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Simply Delicious: Simple Science Juices Review


Photos by Ava Simonsen

With so many restaurants in Kansas City promoting healthy options, it’s hard to filter out what is actually good for me. During my search to cleanse my palate from my constant intake of Chic-fil-a and Chipotle, I came upon Simple Science Juice’s website.

“Fuel your contagiously happy, authentic and fun life. Raw. Organic. Local,” the home page claimed.

Not only did their nicely designed website draw me in but also the story behind their juices. I learned that the founder, Steve Sprangler, created Simple Science Juices after being inspired by his personal health experiences. He used different medications to help relieve symptoms that included allergies, ADHD and asthma. To create a healthier life, he changed his lifestyle and incorporated fresh cold-pressed juices filled with raw vitamins, minerals and nutrients into his daily life. This healthy lifestyle eventually enabled him to eliminate all of his medication, while also increasing his energy, mental clarity and vitality.


Why not try something that could help me stay alert and focused throughout my busy day?

On a Wednesday after a day full of learning about derivatives and skin cells, I drove straight to Overland Park to finally try Simple Science Juices. Since my drive down Metcalf usually consists of views of car dealerships and gas stations, this was not the charming place I was expecting to find. Simple Science Juices is the hidden treasure on Metcalf.

As soon as I walked into the restaurant, my eyes instantly caught sight of the lime green wall with the quote, “Let food be thy medicine and medicine be thy food,” -Hippocrates painted on across it. Simple Science Juices couldn’t live by this any better.

A large refrigerator stood in the back of the store, filled with dozens of juices. I picked up one of the cold juices and read what it was made of as well as its benefits. Each bottle was nicely packaged with a symbol, similar to elements on the periodic table, to represent the juices name.


I picked out two eight oz. bottles of juice, each costing $5; compared to other juice stores like t.Loft this is on the low end of the price spectrum. The first juice I chose was “Iso” which is filled with pineapple, orange, ginger, turmeric and red cabbage. The label said it was proven to support my digestion, reduce inflammation and fight aging which seemed like only an added bonus. It’s cold, blended fruit flavor filled my mouth, leaving me satisfied and replenished.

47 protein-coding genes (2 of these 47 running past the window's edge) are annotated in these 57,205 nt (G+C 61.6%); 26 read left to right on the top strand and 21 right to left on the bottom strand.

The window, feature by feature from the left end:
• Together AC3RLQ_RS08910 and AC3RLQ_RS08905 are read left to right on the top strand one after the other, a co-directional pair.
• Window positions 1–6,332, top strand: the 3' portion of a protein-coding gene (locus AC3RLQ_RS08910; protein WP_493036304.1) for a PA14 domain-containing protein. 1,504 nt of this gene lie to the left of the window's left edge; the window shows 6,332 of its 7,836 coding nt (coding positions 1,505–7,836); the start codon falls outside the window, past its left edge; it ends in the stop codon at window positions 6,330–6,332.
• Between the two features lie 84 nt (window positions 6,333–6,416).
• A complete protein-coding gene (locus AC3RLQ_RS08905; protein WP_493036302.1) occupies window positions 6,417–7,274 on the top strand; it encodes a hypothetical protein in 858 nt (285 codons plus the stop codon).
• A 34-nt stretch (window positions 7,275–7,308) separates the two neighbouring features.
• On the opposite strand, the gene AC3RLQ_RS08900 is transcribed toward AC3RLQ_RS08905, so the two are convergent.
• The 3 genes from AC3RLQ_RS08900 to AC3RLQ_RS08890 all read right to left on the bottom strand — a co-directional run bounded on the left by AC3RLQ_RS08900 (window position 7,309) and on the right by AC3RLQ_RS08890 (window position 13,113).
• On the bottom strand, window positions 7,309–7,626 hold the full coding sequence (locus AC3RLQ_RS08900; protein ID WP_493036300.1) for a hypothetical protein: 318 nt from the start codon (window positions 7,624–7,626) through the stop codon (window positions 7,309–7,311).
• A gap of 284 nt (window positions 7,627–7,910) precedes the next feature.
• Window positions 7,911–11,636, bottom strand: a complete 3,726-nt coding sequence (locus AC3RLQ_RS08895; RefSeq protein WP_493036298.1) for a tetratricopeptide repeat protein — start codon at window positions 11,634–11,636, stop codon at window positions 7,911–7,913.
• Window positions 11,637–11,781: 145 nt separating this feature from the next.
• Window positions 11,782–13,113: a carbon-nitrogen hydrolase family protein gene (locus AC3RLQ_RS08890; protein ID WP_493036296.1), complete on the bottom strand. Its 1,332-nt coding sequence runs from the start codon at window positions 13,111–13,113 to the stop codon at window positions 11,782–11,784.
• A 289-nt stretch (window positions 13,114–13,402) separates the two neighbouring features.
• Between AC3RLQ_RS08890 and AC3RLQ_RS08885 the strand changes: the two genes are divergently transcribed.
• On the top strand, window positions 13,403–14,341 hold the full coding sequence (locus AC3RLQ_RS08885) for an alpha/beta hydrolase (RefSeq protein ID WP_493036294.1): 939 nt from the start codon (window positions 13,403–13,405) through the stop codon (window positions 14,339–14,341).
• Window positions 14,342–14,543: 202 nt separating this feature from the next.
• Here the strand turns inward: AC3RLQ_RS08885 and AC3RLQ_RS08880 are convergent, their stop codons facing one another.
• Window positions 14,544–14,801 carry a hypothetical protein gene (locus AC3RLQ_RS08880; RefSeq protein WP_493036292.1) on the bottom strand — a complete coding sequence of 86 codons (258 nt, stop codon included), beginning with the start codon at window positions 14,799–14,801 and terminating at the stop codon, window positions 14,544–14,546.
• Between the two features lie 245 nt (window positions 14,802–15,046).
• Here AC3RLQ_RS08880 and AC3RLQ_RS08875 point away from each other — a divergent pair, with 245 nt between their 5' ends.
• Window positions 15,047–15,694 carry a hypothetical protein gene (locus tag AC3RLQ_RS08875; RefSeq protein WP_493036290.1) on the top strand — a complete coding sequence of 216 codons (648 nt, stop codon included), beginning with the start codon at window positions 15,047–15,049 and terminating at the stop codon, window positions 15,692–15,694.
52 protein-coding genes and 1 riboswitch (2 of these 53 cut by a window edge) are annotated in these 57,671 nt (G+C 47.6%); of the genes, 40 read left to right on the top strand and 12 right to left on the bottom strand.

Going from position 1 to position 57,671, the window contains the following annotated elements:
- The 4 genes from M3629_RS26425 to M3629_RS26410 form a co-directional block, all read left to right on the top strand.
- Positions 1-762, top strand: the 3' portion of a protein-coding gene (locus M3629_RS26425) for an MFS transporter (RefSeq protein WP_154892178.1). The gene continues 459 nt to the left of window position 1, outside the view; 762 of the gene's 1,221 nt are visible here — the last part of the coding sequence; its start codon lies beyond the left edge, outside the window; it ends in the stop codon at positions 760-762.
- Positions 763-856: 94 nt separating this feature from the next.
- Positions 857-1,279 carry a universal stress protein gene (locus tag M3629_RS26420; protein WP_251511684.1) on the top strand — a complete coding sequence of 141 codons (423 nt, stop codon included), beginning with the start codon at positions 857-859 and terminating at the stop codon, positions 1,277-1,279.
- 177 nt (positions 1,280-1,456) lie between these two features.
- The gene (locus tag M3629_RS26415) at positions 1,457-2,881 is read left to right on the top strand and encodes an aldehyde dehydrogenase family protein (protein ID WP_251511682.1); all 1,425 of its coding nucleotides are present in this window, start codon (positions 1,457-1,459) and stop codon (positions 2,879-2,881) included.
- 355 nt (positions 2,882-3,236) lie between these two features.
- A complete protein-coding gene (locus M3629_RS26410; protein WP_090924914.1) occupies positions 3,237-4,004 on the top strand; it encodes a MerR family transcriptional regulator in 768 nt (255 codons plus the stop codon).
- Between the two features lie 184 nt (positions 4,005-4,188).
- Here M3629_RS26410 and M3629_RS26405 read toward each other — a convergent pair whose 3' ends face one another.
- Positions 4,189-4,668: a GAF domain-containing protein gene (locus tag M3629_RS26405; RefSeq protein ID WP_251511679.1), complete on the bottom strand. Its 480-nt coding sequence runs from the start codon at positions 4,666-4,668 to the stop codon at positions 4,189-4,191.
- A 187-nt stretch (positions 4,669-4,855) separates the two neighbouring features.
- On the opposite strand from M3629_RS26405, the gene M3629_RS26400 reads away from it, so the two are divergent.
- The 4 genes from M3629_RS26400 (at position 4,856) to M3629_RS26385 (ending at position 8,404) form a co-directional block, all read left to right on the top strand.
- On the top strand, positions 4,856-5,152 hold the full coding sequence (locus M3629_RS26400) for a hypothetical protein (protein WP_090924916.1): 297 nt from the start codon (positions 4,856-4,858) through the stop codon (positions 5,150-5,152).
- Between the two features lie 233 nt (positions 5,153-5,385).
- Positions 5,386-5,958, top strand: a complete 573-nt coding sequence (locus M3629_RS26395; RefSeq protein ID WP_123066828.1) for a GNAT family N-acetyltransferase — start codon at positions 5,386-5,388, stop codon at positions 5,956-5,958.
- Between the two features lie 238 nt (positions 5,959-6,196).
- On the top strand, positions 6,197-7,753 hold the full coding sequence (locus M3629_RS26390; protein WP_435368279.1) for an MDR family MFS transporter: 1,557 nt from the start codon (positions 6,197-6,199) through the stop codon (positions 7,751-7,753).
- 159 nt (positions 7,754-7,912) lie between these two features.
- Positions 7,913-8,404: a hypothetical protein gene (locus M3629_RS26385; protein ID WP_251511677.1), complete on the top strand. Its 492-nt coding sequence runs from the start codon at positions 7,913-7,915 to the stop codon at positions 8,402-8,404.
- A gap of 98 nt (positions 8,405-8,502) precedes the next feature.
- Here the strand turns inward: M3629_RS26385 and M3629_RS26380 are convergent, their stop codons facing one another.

Having a strong sweet tooth, the second juice I picked out was “Co” standing for Compound. Compound was made with sweet potato, orange and pineapple: formulated to promote clear skin, provide respiratory support and fight aging. This orange, light juice was packed with flavor. The juice from the orange and pineapple overpowered the drink making it a sweet treat.

Each juice was filled with right around the sweetness of a ripe orange. I finished both feeling refreshed and rejuvenated like I had just taken a long nap.  That re-boost of energy made me feel like I was ready to take on my massive amount of homework.


Before leaving, I was introduced to their crowd-pleasing protein balls. They were explained to me by the cashier as “healthy cookie dough” which, of course, triggered that sweet tooth of mine.  I chose their most popular protein ball, which was filled with coconut flakes, coconut oil and chia seeds. It had a flaky consistency but left a delicious coconut taste in my mouth.  

Simple Science Juices has become my new healthy food haven after learning that it’s not only a refreshing treat, but also an aid to a healthier life. I will be back to satisfy my tastebuds sooner than later. It’s definitely a store I would recommend to anyone looking for a healthy treat.

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Porter Carroll

Junior, Page Designer Porter enjoys playing soccer and stuffing her face with ice cream. When she is not doing that, you can find her jamming out to music in her car or with her boyfriend. She hates spiders. But loves food. Her favorite places include Chipotle, Q39, and anything that sells pizza. Read Full »

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